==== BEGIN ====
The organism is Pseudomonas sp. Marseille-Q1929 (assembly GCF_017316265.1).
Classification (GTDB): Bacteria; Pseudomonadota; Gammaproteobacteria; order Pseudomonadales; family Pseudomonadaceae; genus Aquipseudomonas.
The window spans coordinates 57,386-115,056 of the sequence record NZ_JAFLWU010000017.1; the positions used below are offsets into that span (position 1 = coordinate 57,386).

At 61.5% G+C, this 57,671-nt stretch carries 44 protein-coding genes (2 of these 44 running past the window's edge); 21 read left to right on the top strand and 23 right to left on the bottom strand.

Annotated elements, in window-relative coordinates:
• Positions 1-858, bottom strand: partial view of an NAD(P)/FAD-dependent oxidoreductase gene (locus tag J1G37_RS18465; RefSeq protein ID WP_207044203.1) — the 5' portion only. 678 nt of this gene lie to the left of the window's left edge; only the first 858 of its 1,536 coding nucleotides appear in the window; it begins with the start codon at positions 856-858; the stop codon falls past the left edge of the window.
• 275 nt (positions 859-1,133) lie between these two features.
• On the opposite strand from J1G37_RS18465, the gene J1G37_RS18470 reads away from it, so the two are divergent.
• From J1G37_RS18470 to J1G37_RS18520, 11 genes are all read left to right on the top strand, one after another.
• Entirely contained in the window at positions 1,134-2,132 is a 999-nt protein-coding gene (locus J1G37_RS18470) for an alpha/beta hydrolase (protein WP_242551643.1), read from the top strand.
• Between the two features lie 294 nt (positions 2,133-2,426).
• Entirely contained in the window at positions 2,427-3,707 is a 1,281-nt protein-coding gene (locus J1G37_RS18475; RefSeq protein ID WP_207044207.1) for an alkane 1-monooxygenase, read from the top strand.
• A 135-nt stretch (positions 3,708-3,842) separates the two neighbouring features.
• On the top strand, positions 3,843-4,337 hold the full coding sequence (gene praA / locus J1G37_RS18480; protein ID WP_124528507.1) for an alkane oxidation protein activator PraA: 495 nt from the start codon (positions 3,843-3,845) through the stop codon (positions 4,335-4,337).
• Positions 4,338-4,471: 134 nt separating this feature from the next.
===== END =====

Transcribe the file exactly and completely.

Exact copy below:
The organism is Pseudomonas sp. Marseille-Q1929 (assembly GCF_017316265.1).
Classification (GTDB): Bacteria; Pseudomonadota; Gammaproteobacteria; order Pseudomonadales; family Pseudomonadaceae; genus Aquipseudomonas.
The window spans coordinates 57,386-115,056 of the sequence record NZ_JAFLWU010000017.1; the positions used below are offsets into that span (position 1 = coordinate 57,386).

At 61.5% G+C, this 57,671-nt stretch carries 44 protein-coding genes (2 of these 44 running past the window's edge); 21 read left to right on the top strand and 23 right to left on the bottom strand.

Annotated elements, in window-relative coordinates:
• Positions 1-858, bottom strand: partial view of an NAD(P)/FAD-dependent oxidoreductase gene (locus tag J1G37_RS18465; RefSeq protein ID WP_207044203.1) — the 5' portion only. 678 nt of this gene lie to the left of the window's left edge; only the first 858 of its 1,536 coding nucleotides appear in the window; it begins with the start codon at positions 856-858; the stop codon falls past the left edge of the window.
• 275 nt (positions 859-1,133) lie between these two features.
• On the opposite strand from J1G37_RS18465, the gene J1G37_RS18470 reads away from it, so the two are divergent.
• From J1G37_RS18470 to J1G37_RS18520, 11 genes are all read left to right on the top strand, one after another.
• Entirely contained in the window at positions 1,134-2,132 is a 999-nt protein-coding gene (locus J1G37_RS18470) for an alpha/beta hydrolase (protein WP_242551643.1), read from the top strand.
• Between the two features lie 294 nt (positions 2,133-2,426).
• Entirely contained in the window at positions 2,427-3,707 is a 1,281-nt protein-coding gene (locus J1G37_RS18475; RefSeq protein ID WP_207044207.1) for an alkane 1-monooxygenase, read from the top strand.
• A 135-nt stretch (positions 3,708-3,842) separates the two neighbouring features.
• On the top strand, positions 3,843-4,337 hold the full coding sequence (gene praA / locus J1G37_RS18480; protein ID WP_124528507.1) for an alkane oxidation protein activator PraA: 495 nt from the start codon (positions 3,843-3,845) through the stop codon (positions 4,335-4,337).
• Positions 4,338-4,471: 134 nt separating this feature from the next.